Breakfast at Tiffanys?

“The beauty of a woman must be seen from her eyes, because that is the doorway to her heart, the place where love resides.” – Audrey Hepburn

 

Not so much breakfast at Tiffany’s, but more like scrummy cake at a wedding for our gorgeous bride, Rebecca. Rebecca was so reminiscent of Audrey Hepburn, her grace, her gentleness when we first me at the studio and I was so glad she didn’t choose the traditional ‘Funny Face’ wedding gown so many vintage brides opt for.

We did have a significant design change just as construction was about to commence, but that is the whole point of the design process. Design ideas are subject to change.

I think you’ll agree, Rebecca looked amazing in her spot organza wedding gown. And the delicious cakes are made by Nadia of Truly Scrumptious.

Professional images supplied by the bride along with this lovely message.

“Sorry it has taken so long to get the weddings pics (of the dress) to you. Thank you again for making me such a beautiful dress, it received many compliments and, had you not emigrated, you would have a waiting list of my soon-to-be-bride friends wanting something similar!”

Rebecca in the studio on collection day

An absolute delight working for you, Rebecca. Thank you. x

Cakes – Truly Scrumptious at Haworth.

Working for family and friends. Is it the big no no?

It’s lovely to be referred by friends and family, but what happens when it IS a friend or family member who wants to use your services? One can make the huge mistake of assuming that this kind of ‘client’ is the easier option as there is an emotional bond with a no strings attached underwritten rule. However, working for friends or family can come with a host of problems.

Consumption of time. The time it takes to make a single garment whether that is a wedding gown, occasion piece etc is exactly the same as making the item for a paying customer. In many instances it can take anything from 70 hours plus to months depending on complexity. However, you may be expected to a) do the job for free or b) heavily discount because that’s perks of being a friend isn’t it? With this in mind the work is going to be subjected to scrutiny. Oh yes it is. There is an obvious closeness for a friend or family member which will immediately allow them to nit pick every single opportunity they can. You’re a buddy and won’t be offended so you can suck it up cant you?

Payment for the job in hand. I will always ask for a deposit. I have materials to buy, but as it’s for a friend or family member, I can hang on until they get paid can’t I? Or, remember years back when they did that huge favour for you? You know, the one you returned which seems to now have been forgotten? Then there is the discount issue again. You’re a mate so of course there has to be mates rates which again means that the job in hand doesn’t take any less time because they are a friend. In fact, because there is an emotional involvement between you, you actually pour your emotional heart and soul into the project. I have friends however, who wouldn’t dream of asking for discounts. It’s my prerogative to give them.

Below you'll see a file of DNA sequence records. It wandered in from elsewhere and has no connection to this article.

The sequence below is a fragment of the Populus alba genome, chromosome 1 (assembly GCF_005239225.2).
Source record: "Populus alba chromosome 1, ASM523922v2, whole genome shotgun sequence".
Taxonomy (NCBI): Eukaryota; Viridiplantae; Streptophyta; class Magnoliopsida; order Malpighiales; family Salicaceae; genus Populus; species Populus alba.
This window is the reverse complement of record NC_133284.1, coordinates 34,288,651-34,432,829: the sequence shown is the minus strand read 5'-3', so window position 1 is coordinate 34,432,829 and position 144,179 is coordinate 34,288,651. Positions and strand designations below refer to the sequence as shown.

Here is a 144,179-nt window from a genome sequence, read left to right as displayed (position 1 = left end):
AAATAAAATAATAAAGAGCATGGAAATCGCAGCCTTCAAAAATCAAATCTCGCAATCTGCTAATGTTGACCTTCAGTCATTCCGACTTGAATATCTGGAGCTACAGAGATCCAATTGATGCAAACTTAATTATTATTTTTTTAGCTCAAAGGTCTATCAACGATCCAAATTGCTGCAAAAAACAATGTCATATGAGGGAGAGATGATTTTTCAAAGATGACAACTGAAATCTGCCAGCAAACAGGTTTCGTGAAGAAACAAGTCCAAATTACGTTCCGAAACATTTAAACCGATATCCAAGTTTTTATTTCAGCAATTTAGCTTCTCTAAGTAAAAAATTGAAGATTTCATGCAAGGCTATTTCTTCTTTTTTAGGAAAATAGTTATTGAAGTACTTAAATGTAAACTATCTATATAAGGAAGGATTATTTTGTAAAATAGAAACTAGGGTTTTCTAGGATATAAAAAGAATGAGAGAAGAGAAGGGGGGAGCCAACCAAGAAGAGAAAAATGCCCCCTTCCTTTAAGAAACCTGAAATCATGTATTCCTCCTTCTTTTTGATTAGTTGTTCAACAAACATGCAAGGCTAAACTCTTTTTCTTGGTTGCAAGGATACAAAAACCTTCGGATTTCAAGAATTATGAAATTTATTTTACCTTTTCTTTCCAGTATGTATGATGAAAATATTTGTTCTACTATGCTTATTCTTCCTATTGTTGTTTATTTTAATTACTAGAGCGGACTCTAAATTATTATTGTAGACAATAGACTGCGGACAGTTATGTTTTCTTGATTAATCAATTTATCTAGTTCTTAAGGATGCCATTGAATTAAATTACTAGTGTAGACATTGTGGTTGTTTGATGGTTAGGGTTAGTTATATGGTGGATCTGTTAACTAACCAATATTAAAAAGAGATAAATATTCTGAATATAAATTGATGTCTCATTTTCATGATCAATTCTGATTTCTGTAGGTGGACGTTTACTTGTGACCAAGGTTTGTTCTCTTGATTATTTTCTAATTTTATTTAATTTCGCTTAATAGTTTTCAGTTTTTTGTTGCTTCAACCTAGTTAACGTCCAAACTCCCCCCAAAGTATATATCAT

If something goes wrong. This is a biggie because if something goes wrong, you’re going to be right in the firing line. There is the emotional damage to think of here and if there are going to be differences of opinion, it could cost your friendship/relationship. This could be anything from having to actually charge full price for the task you have undertaken, or in the design itself. If you are a photographer for example and you’ve shot the most awesome (your opinion being the professional) images, to then see them all over Facebook or other media platform where the images have been cropped, tinted, or ‘doctored’ is going to be a bit of a shock. They can do that cant they because you’re a mate and you wont mind. Much the same as a gown. You spent hours with the design, ordered the fabrics, constructed the gown with appropriate fittings to then find the gown has been taken elsewhere for amendments because the friend/relative didn’t quite like how it looked and just didn’t have the heart to tell you. Suddenly, the design doesn’t belong to you any longer as someone else has had their mits on it, but the friend/relation may not tell people that’s what they’ve done (of if they do that’s going to look really good for you isn’t it?)

Separating the relationship from client.  Because this is the job that you do on a daily basis, it’s easy to separate the friend/relative/client relationship isn’t it? But is it from the friend/relative perspective? I’ve made a few gowns for friends/relatives and most have been perfectly successful. The first wedding gown I made was for an old school friend. You could almost say it launched me into this career. Over the years I have ‘gifted’ gowns as wedding presents and yes, have discounted the ‘mates rates’ However, time is valuable and while you are discounting you are still working just as hard. I don’t think the ‘mates’ actually get that.  As a designer or photographer or cake maker or florist you really need to focus on what actually makes you money. Do you really have time to get involved with extra stuff that distracts you from what really matters. Making money to pay the bills, because that’s what they get out of bed for isn’t it? Now I say that with a good pinch of salt, because the bottom line is exposure is exposure. You could have a friend or relative that could render your project some great media attention that gives you a huge boost. I’ve made gowns for free and have had some extremely good exposure and am happy to continue to do so.